I swear to you I could feel it then. Like a string attached to my navel, or maybe a straw. I was being pulled into that room. Something was being pulled out of me and into that room. I was feeding something; maybe her lust, maybe mine, I don’t know. It took three tries, but I got that door open. And as it opened, I felt and heard something. A breath. An inhalation.

One moment, I was in utter darkness, except for the bluish white glow of the cell phone in my front pocket. The next, I was surrounded by a soft, warm, yellowish light. An old record player, just like I had imagined, was playing an old love song I couldn’t quite place. The bed looked fluffy and soft and inviting. The dresser clean but old, with a warped and blurry old mirror atop it, and scattered upon it was a tiny jewelry box and some make up containers.

In the center of the room, a beautiful as the night itself, was the girl. Petite, slender, in nothing but a white shift, with her long black hair obscuring her face. Her arms were up above her head as always, and she was dancing, twirling in that slow shimmy. She looked up at me, and she was beautiful, with pouting red lips and big wide black eyes. She looked at me and smiled, inviting.

I don’t think what happened next was her fault entirely. I had my part in it. I could feel that connection between us stronger than ever, like a pipe feeding from her shift-covered belly button into mine. A flow. And I think it was the darkness in me that made it bad. I wanted her, loved her a little, but that anger was there, too. And I think her anger fed into it as well and things got twisted.

Things went to hell.

You see, I don’t think they see the way we do. It’s not like they have rods and cones in their eyes and nerves and all that junk. I think they see spirit or energy or something. I think for a moment, she mistook me for the sicko. For the guy that had put her there, so long ago. She saw that darkness in me that was like his, and she got mad. And all of that strength that I had been feeding her through that connection, through my lust, I think it was that what made her strong enough to …change.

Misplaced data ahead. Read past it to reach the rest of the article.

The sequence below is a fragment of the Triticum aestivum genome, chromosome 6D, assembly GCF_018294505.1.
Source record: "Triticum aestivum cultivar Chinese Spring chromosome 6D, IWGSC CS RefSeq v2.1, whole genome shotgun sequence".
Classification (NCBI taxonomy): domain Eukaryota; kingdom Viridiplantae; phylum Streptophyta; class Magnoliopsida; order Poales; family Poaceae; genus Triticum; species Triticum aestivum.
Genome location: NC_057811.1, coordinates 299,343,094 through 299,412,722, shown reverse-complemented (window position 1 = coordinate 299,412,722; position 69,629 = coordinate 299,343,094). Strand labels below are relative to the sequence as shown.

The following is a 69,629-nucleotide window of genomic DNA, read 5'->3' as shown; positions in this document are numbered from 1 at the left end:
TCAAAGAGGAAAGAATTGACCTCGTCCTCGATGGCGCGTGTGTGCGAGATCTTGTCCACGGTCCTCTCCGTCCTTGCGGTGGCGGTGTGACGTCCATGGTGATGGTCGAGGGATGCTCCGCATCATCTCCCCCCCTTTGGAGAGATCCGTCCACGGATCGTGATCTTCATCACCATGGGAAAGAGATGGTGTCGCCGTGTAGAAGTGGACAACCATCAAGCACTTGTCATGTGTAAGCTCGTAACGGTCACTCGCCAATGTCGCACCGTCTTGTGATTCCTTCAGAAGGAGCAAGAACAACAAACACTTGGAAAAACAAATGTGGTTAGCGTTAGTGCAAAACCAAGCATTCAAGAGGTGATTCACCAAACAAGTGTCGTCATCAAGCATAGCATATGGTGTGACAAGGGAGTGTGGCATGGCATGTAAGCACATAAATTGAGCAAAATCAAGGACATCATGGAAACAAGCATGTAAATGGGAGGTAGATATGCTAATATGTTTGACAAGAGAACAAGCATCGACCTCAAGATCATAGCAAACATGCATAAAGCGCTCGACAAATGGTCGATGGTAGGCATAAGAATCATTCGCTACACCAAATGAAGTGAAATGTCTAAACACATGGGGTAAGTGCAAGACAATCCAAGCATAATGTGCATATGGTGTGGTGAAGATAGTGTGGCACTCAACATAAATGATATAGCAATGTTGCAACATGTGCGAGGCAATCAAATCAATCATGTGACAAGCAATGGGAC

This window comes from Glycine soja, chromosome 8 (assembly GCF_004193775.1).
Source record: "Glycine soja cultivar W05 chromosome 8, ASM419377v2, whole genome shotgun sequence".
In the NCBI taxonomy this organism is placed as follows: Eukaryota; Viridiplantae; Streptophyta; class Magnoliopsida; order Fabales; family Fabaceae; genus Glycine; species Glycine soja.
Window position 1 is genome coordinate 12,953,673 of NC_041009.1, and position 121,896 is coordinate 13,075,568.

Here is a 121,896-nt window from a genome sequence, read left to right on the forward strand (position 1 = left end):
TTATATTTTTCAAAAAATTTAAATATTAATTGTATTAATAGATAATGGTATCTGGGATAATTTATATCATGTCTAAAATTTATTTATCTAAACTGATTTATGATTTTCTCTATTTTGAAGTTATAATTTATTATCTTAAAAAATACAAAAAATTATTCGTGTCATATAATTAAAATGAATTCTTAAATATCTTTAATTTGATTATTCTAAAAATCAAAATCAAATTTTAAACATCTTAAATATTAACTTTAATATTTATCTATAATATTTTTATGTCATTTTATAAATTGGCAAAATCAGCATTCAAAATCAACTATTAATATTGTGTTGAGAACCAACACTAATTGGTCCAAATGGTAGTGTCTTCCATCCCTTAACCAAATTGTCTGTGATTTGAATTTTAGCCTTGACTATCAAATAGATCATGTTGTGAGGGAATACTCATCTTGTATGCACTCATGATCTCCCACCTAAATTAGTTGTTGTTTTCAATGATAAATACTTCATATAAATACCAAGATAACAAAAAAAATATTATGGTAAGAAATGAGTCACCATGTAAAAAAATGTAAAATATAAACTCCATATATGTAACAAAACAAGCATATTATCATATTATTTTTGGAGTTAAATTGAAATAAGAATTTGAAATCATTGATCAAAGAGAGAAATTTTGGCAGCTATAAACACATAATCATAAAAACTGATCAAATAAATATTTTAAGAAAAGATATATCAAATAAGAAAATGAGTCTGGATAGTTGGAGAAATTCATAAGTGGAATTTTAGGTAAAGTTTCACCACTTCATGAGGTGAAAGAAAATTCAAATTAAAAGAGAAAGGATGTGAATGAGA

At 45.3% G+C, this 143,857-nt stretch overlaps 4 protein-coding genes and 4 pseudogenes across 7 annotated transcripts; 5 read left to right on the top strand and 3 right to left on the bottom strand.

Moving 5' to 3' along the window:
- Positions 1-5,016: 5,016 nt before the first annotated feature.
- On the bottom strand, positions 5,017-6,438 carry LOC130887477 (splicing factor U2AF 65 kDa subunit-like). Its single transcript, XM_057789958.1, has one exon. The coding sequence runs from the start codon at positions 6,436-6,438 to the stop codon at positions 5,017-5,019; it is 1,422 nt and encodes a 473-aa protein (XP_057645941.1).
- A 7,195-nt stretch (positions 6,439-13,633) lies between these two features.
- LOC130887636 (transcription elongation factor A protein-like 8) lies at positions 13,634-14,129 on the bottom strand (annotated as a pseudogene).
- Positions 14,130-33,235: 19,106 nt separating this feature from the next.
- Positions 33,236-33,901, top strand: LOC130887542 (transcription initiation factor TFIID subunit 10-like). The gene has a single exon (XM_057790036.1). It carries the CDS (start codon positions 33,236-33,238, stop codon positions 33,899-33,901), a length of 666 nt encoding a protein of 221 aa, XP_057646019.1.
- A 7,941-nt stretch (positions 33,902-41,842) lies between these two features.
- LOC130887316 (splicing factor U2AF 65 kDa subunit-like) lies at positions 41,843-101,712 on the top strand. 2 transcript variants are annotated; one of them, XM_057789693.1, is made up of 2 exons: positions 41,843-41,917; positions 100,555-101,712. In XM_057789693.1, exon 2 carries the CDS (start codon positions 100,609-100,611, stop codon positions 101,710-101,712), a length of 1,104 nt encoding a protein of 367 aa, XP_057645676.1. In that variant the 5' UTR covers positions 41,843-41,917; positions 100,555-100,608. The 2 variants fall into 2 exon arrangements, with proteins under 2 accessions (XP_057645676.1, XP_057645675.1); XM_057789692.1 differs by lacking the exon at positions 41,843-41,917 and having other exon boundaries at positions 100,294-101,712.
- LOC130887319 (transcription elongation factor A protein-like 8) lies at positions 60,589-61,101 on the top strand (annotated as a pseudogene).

The expression on her face twisted. It became angry and lustful all at once. Her eye, the one I could see, grew. It was eating her face. It was an angry dark pit that she was being sucked into. That I was being sucked into. It was a hungry insatiable force, a scary dark place, bigger than the room or the house or maybe this whole damned planet. Her hair enveloped me, and the scariest part was that part of me wanted that hell.

That was when the sicko showed up.

In an instant, she was gone. The room was plunged into darkness, except for the bright white of the sicko’s mag-light shining in my face. He didn’t say a word, just cocked his gun, and that sound dropped the world into the pit of my stomach. I was going to get shot and die in this ramshackle house by the road, and no one was every going to believe that I wasn’t some sort of… I am not afraid to tell you that I felt tears start in my eyes at that moment. I thought about rushing him, but I could not see anything other than that damned light in my eyes, and I knew the instant I started forward, he would fire. If only he would say something, give me a chance to explain…but how could I explain? Why had I come here in the middle of the night? Where was the girl, who was she? I hesitated.